Successive corporate reorganisation transactions

Authors: Gigi Nyanin and Nicole Paulsen. The South African Revenue Service (SARS) released Binding Private Ruling No 230 (Ruling) on 4 May 2016, which deals with successive corporate reorganisation transactions. The Ruling concerns the tax consequences of the disposal of an asset in terms of an ‘asset-for-share’ transaction as defined in s42(1) of the Income Tax Act, No 58 of 1962 (Act) within 18 months of its acquisition in terms of an ‘intra-group transaction’ as contemplated in s45(1)(a) of the Act. The Ruling concerns the tax consequences of the disposal of an asset in terms of an ‘asset-for-share’ transaction as defined in s42(1) of the Income Tax Act, No 58 of 1962 (Act) within 18 months of its acquisition in terms of an ‘intra-group transaction’ as contemplated in s45(1)(a) of the Act.

Tax Administration – Onus of proof for understatement penalty

As a basic principle, under section 102(1) of the Tax Administration Act 28 of 2011 (the TAA), the onus of proof that an amount is not taxable or that an amount is deductible, rests on the taxpayer, whereas under section 102(2) of the TAA, the onus of proof pertaining to the facts upon which an understatement penalty is imposed, is upon the South African Revenue Service (SARS). Too often, upon the conclusion of investigations or reviews, SARS threatens exorbitant understatement penalties for seemingly innocuous and easily resolvable queries. A good example is the classic turnover/expenditure reconciliation process which could produce, in certain instances, horrendous results for a taxpayer where the calculations are devoid of commercial logic.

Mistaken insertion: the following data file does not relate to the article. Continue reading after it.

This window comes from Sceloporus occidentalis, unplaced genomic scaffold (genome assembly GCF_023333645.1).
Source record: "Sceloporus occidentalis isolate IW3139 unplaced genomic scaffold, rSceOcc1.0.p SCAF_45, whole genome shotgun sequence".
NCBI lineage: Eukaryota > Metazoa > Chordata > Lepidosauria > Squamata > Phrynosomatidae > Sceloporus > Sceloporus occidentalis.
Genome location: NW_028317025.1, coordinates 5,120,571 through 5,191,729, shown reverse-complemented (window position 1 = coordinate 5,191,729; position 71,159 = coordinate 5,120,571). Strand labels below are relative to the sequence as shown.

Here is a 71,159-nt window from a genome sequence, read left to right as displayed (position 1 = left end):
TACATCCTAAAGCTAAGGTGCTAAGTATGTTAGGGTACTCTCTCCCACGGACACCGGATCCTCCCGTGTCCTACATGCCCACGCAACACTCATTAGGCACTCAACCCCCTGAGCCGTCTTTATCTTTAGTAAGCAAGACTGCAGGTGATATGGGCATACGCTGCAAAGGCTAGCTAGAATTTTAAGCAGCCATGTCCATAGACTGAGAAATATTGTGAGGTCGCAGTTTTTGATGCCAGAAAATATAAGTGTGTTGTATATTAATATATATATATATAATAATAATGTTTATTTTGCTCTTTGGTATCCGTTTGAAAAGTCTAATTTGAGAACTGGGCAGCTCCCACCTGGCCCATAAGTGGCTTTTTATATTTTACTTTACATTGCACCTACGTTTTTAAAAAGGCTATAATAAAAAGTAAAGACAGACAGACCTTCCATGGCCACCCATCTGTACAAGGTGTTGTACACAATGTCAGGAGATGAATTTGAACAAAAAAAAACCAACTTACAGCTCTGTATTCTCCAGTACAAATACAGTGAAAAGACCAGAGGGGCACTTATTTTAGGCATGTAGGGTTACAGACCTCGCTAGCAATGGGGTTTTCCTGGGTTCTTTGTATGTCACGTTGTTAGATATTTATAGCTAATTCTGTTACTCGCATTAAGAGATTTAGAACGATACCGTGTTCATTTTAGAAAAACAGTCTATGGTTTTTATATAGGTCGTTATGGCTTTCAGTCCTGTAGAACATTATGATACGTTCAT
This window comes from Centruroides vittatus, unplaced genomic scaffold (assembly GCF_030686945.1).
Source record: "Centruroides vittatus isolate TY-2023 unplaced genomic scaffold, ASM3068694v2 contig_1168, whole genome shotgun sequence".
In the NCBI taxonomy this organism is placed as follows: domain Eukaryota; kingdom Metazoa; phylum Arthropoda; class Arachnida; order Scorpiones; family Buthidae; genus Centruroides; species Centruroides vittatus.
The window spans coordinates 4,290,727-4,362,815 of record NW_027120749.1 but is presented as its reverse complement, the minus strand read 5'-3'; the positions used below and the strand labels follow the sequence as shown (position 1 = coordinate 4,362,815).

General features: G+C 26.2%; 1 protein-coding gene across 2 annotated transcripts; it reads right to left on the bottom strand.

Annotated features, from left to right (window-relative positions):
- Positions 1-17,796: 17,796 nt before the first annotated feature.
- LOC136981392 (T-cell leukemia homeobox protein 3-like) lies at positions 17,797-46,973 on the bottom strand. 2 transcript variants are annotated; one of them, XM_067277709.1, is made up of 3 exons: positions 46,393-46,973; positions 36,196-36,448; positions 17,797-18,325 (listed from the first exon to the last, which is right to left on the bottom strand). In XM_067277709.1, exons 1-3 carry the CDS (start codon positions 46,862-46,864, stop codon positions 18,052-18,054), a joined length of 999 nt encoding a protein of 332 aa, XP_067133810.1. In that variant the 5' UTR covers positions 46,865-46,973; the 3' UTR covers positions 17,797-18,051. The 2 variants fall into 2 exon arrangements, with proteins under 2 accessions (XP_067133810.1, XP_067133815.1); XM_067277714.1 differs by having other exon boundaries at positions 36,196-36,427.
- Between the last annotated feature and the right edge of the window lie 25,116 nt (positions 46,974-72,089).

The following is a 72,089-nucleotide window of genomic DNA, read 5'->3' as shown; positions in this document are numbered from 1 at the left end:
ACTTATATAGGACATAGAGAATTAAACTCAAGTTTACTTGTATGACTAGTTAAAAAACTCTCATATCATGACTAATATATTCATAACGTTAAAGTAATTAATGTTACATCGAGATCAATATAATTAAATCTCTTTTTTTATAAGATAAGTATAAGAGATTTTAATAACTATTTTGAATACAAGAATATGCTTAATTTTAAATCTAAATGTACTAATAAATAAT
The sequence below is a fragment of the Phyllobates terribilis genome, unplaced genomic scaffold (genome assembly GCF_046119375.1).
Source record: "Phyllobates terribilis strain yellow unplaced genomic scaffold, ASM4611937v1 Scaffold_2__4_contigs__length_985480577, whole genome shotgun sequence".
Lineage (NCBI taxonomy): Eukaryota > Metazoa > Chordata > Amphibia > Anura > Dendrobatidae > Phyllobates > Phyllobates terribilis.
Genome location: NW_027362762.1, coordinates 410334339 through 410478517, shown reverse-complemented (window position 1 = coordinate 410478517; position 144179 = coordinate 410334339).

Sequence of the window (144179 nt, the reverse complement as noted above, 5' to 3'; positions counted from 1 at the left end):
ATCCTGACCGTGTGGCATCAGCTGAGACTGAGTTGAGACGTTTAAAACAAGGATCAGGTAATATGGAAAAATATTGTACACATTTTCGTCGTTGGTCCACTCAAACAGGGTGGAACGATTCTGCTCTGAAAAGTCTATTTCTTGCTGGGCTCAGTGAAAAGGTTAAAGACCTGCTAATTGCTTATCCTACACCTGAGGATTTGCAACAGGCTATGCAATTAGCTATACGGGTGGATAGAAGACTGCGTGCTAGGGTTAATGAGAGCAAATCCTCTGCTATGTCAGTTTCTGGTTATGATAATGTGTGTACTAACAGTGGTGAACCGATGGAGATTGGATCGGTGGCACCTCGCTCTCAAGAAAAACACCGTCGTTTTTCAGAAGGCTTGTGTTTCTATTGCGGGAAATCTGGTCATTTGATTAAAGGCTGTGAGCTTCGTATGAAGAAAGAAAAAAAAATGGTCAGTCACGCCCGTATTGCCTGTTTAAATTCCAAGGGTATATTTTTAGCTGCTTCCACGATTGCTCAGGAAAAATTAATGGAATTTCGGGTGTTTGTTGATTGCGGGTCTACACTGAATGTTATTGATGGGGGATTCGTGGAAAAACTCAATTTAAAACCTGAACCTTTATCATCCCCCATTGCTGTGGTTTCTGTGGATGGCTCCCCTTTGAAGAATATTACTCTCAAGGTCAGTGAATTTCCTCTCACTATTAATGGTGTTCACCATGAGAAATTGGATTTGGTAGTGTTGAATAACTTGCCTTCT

Pay Now, Argue Later: Are There Any Exceptions To This Rule?

Author: Alan Lewis (Practitioner in Private Practice). We look at exceptions to SARS’ pay now, argue later rule and how they are being applied At first glance, it appears that the “pay now, argue later-rule” approach, which applies when SARS’ demands payment of all outstanding or assessed taxes, is set in stone. In terms of Section 164 (1) of Tax Administration Act (TAA), a taxpayer’s obligation to pay taxes, and SARS’ right to recover taxes, is not suspended by an objection, appeal, or pending the decision of the Tax Court. This means that, in most cases, a taxpayer’s pleas for an extension of their obligation to pay these taxes falls on deaf ears. 

Prescription rules: When the clock stops ticking

Author: Kyle Mandy (PwC). In order to prevent the five year rule from being abused, there are certain exceptions. Section 99 of the Tax Administration Act regulates the prescription of tax periods. The most important circumstances in which SARS is barred from raising further assessments in relation to a tax period are those relating to the passing of time. As a general rule, SARS is time-barred from raising an assessment in relation to a tax period as follows:

Tax administration: SARS’ constitutional obligations and taxpayers’ rights

Author: Andries Myburgh (Tax Director at ENSafrica). Given recent media coverage of the various Constitutional Court challenges involving government institutions and the Presidency; the perceived power struggle between the Commissioner for the South African Revenue Service (“SARS”) and the Minister of Finance; as well as SARS’ continued pressure to collect revenue in difficult economic times that see corporate taxpayers endure declining revenues and increasing costs; it is useful to remind taxpayers and their shareholders of their constitutional rights and SARS’ constitutional obligations when it performs its functions in administering various taxation legislation. This topic is very complex and, accordingly, what follows is a very broad overview of these issues. Taxpayers and their shareholders are encouraged to obtain specialised legal advice or assistance when confronted with potential investigations or audits by SARS.